Last March, Oskar Gröning died in the north German city of Lüneburg while preparing to serve a four-year prison sentence. He was ninety-six years old. A former SS office clerk in Auschwitz, Gröning had been convicted of ‘complicity’ in the killing of 300,000 Hungarian Jews who had arrived in the death camp during the summer of 1944. While the Gröning conviction was welcomed by many as evidence of the proverbial long arm of justice, the trial of this ‘bookkeeper of Auschwitz’ also highlighted the spectacular failure of the German judiciary to bring the vast majority of Nazi war criminals to account. Commenting on Gröning’s death, the BBC noted, ‘Fewer than 50 of the estimated 6,500 Auschwitz guards who survived the war were ever convicted.’ This sixteen-word statistical observation could serve as a tidy epigraph to Reckonings, Mary Fulbrook’s most recent, expansive chronicling of Nazi atrocities and postwar attempts at judicial remedy.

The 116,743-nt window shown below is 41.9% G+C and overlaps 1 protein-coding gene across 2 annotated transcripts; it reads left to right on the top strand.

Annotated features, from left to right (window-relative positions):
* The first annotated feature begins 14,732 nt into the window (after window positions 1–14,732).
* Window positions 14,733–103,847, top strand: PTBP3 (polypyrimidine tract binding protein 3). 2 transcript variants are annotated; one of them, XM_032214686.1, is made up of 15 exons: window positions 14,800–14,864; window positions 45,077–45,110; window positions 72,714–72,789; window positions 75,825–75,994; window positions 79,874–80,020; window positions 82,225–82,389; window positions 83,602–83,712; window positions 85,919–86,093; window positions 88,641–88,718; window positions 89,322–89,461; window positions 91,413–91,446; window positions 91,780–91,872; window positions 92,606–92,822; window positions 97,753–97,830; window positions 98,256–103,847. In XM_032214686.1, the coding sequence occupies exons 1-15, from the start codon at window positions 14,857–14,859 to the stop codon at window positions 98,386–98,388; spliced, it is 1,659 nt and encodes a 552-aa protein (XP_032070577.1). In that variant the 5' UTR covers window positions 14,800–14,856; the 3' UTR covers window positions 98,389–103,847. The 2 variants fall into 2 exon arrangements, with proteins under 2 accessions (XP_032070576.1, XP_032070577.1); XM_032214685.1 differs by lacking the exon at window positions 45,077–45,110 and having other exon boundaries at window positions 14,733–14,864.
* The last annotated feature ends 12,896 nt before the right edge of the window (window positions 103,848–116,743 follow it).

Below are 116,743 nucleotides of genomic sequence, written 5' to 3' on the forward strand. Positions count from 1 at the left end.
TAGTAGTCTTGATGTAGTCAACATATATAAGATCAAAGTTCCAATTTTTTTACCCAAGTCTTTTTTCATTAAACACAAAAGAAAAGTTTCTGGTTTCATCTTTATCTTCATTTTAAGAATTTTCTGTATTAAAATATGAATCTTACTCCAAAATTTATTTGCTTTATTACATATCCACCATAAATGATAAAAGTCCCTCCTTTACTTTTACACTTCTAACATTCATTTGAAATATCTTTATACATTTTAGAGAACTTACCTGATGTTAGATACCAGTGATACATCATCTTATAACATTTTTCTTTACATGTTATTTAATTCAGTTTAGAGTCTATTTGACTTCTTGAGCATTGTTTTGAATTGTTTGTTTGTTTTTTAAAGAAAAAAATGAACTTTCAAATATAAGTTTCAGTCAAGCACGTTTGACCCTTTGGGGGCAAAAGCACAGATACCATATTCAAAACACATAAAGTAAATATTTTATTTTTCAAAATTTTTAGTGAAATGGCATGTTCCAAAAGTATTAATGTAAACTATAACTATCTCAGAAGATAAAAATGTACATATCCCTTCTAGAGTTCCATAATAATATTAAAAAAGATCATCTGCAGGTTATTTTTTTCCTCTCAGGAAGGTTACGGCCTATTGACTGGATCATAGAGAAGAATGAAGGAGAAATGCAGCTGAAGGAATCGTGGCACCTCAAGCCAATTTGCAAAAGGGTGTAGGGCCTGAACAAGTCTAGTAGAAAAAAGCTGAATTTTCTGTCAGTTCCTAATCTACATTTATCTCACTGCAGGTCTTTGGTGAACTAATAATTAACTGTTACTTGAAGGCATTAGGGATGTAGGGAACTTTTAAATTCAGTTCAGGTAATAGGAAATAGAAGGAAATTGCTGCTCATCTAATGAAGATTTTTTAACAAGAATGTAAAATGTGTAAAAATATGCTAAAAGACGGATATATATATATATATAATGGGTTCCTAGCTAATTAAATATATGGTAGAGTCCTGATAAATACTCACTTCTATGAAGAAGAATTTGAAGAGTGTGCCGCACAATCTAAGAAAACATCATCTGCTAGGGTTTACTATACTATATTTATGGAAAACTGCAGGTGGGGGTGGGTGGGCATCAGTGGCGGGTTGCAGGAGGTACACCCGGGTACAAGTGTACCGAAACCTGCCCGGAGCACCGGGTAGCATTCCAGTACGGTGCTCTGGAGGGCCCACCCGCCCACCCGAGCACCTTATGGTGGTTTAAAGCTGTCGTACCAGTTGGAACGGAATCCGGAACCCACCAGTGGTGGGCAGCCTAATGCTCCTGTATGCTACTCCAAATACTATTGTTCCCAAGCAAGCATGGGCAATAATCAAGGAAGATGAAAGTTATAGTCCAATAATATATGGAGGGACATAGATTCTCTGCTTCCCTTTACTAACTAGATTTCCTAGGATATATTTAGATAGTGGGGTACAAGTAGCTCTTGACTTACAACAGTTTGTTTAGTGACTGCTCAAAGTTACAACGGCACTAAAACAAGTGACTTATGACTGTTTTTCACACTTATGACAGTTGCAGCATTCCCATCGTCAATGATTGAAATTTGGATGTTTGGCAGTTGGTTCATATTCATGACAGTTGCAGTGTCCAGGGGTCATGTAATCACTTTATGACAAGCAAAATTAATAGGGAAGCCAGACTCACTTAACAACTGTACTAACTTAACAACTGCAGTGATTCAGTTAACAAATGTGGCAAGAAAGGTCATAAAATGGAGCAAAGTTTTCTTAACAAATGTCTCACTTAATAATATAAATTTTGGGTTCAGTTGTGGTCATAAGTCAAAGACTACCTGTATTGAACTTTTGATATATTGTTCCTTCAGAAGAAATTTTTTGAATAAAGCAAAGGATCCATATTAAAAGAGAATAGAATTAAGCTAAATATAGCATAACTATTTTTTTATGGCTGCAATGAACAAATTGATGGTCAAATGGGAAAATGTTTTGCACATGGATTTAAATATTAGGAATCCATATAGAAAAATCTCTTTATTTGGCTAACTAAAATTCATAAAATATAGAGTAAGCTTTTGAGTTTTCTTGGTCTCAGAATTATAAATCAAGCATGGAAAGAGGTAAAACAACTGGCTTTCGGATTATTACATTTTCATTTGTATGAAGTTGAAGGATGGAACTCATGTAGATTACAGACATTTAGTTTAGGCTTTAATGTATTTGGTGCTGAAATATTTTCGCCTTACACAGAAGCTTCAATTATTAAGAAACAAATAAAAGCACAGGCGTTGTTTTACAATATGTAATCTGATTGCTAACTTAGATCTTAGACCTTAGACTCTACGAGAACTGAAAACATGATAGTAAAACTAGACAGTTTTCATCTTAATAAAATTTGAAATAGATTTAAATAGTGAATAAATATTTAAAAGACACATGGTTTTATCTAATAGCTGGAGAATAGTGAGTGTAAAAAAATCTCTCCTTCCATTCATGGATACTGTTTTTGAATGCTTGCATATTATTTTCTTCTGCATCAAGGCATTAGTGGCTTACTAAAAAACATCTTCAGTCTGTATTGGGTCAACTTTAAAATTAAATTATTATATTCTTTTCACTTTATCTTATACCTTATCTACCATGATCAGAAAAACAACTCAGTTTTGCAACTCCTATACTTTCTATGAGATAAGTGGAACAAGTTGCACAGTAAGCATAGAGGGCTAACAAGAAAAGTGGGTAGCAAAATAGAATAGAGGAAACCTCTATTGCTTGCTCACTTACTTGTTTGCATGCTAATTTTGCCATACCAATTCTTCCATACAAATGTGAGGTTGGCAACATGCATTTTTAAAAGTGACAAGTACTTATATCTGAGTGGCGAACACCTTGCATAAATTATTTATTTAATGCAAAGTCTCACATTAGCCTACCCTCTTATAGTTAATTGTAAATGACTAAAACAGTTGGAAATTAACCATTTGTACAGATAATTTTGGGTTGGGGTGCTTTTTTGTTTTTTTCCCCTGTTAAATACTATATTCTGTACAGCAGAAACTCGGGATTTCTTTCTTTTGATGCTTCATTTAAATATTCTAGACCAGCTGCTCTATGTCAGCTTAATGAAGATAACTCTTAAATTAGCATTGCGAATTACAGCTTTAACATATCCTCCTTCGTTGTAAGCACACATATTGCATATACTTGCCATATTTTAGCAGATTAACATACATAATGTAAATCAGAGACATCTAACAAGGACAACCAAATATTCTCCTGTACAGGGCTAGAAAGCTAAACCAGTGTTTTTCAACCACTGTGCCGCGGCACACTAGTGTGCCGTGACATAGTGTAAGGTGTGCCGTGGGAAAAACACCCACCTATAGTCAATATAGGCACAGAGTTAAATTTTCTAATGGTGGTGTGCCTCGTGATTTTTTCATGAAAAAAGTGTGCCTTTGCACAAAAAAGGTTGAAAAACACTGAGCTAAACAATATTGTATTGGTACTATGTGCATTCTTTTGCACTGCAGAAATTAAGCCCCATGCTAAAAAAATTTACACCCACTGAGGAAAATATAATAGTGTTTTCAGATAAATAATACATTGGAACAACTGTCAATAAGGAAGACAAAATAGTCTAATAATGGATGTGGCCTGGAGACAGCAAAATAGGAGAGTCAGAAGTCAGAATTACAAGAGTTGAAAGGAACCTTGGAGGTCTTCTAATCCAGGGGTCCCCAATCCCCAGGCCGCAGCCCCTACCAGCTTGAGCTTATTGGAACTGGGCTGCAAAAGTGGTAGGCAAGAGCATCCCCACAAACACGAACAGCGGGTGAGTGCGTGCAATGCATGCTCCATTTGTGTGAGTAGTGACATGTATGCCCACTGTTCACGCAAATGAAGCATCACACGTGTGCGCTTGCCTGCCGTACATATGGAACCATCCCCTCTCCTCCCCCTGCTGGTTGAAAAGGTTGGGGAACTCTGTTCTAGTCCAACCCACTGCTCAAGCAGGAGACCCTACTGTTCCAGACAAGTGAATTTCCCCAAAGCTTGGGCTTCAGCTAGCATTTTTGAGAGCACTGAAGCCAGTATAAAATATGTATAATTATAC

Published by Oxford University Press with fully weighted academic apparatus – seventy pages with, by my count, fifteen hundred annotated endnotes – and three effusive dust jacket blurbs from fellow scholars (‘the culmination of a lifetime of scholarly endeavour’), this 657-page tome would normally be expected to take its place